So we think new antiship missiles will give small warships a punch that will threaten larger warships, but it will also be their size and numbers which will allow them to survive the wave of missiles which will almost certainly lead any future war at sea.

Considering then, that the US Navy puts so many of its warfighting assets in a few hulls, we can only conclude either the fleet is not seeking to fight anyone, or that they delude themselves into thinking their ships are invulnerable to destruction. Starting on Monday we will look into this strange malady affecting our fighting forces at sea, wondering if the ships we spend so much national treasure in creating, the pride of the nation and envy of the world, are worth the effort.

2 Comments leave one →
  1. Distiller permalink
    July 13, 2009 2:13 am

    Speaking strictly combat, for everything but seabased aviation the submarine is already the answer. And LMCO’s immersible UAV concept shows what a submarine UAV carrier could look like. ISR, attack, Com&Relay could all be done by them, supported by orbital and land-based airborne stand-off platforms.

    Leaves the question of “presence” and non-combat operations. Big warfighting Navy has to take precedence, then those corvette/light frigates can be built cheapish, symbolic almost, since everybody will know that down below the real thing waits (or out beyond the horizon the carrier and amphib groups).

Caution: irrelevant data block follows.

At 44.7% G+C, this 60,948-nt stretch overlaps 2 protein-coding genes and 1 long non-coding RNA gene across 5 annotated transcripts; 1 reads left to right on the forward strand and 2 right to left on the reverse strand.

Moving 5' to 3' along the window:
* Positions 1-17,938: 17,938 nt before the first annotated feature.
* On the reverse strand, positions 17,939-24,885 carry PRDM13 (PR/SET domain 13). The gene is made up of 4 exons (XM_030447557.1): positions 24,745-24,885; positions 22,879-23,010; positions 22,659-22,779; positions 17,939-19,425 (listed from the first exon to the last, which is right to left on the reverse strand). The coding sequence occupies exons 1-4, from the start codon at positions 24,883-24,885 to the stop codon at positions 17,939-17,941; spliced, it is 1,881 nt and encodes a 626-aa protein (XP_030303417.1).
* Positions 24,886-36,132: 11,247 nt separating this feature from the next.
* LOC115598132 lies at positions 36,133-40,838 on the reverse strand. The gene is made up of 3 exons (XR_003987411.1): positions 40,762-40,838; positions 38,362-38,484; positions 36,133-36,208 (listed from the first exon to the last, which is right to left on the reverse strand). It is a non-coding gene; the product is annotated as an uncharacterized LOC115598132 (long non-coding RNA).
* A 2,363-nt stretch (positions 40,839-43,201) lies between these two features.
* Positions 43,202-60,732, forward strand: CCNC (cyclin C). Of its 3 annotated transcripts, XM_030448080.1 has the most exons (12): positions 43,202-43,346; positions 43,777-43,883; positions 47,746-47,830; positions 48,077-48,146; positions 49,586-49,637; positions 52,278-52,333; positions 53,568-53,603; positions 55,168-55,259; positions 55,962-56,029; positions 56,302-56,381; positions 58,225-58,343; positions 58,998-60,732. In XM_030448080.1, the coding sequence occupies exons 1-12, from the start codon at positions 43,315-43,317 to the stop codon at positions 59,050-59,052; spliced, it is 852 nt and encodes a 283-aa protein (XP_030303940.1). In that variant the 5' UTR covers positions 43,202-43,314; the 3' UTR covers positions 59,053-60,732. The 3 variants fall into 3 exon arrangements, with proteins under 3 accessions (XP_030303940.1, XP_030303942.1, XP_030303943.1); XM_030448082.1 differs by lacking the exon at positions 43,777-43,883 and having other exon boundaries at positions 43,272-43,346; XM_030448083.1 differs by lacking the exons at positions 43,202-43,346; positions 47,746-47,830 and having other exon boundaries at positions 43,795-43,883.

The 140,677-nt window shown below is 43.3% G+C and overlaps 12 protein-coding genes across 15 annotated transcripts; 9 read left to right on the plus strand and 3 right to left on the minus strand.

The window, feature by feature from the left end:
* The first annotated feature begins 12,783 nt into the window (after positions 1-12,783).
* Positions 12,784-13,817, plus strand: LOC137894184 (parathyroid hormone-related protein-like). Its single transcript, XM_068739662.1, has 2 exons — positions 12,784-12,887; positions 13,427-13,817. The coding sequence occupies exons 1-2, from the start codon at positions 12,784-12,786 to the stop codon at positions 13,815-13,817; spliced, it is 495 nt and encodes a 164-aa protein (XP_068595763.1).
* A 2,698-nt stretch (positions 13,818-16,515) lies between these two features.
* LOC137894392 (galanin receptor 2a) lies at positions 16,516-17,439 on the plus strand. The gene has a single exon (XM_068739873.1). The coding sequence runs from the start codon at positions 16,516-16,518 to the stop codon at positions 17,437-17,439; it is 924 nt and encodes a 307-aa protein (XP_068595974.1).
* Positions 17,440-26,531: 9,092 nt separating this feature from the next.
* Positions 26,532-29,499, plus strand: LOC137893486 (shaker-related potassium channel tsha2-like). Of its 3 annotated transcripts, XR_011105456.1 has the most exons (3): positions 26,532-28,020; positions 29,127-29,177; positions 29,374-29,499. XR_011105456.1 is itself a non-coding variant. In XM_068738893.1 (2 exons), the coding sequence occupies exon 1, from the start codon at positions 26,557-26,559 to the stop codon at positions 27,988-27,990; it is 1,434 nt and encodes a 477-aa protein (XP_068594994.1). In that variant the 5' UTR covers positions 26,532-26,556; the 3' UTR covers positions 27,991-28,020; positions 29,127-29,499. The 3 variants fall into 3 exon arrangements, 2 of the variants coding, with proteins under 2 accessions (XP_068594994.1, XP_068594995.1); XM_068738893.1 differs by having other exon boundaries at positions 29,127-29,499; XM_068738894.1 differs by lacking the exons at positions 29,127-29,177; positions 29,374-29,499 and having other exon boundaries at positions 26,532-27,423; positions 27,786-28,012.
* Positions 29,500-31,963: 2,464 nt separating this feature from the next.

I don’t think build a warfighting Navy on small surface combatants works. What really makes a small unit survivable is a big unit in the back. Like in colonial times an unarmed envoy was often enough to subdue whole tribes, since they had learnt if they harm that man a machine gun platoon will show up. Plays into politics and rules of engagement, of course.

    And regarding big carrier battle goups Navy: In the end it’s the old offense – defense game. What is overall more cost effective? I don’t know. Nothing will be cheap, neither a hardened surface task group, nor the orbital backbone for UAVs. In the end a state wanting to be a world power will have to be a player in all realms until a real war shows which system is worth it and which is a waste of resources. If one focuses only on one concept, it makes it easy for the enemy to concentrate on countering it. Diversity is needed for effectiveness and survivability.

    For the time being, and until other systems are developed and fielded, manned seabased aviation will be needed – big CVN with big escorts. But it might be wise not to go for questionable things like CG(X), and instead invest that money in the development of some new concepts. With so many technology driven uncertainties and system cycles measured in decades it’s not the time for systemic conservatism.

  2. jim permalink
    July 12, 2009 11:08 pm

    On the ASCM threat, there is the near term promise of laser weapons. If, and it’s a big if, we can get laser defenses to work then it does radically increase the survivability of large surface ships. Progress has been fairly dramatic in the past decade. We now have 100 kw solid state lasers. The FEL project is coming along.

    I don’t know how confident the Navy is, perhaps they believe we’ll be able to field ship self-defense lasers within 10 years which will neutralize the ASCM threat.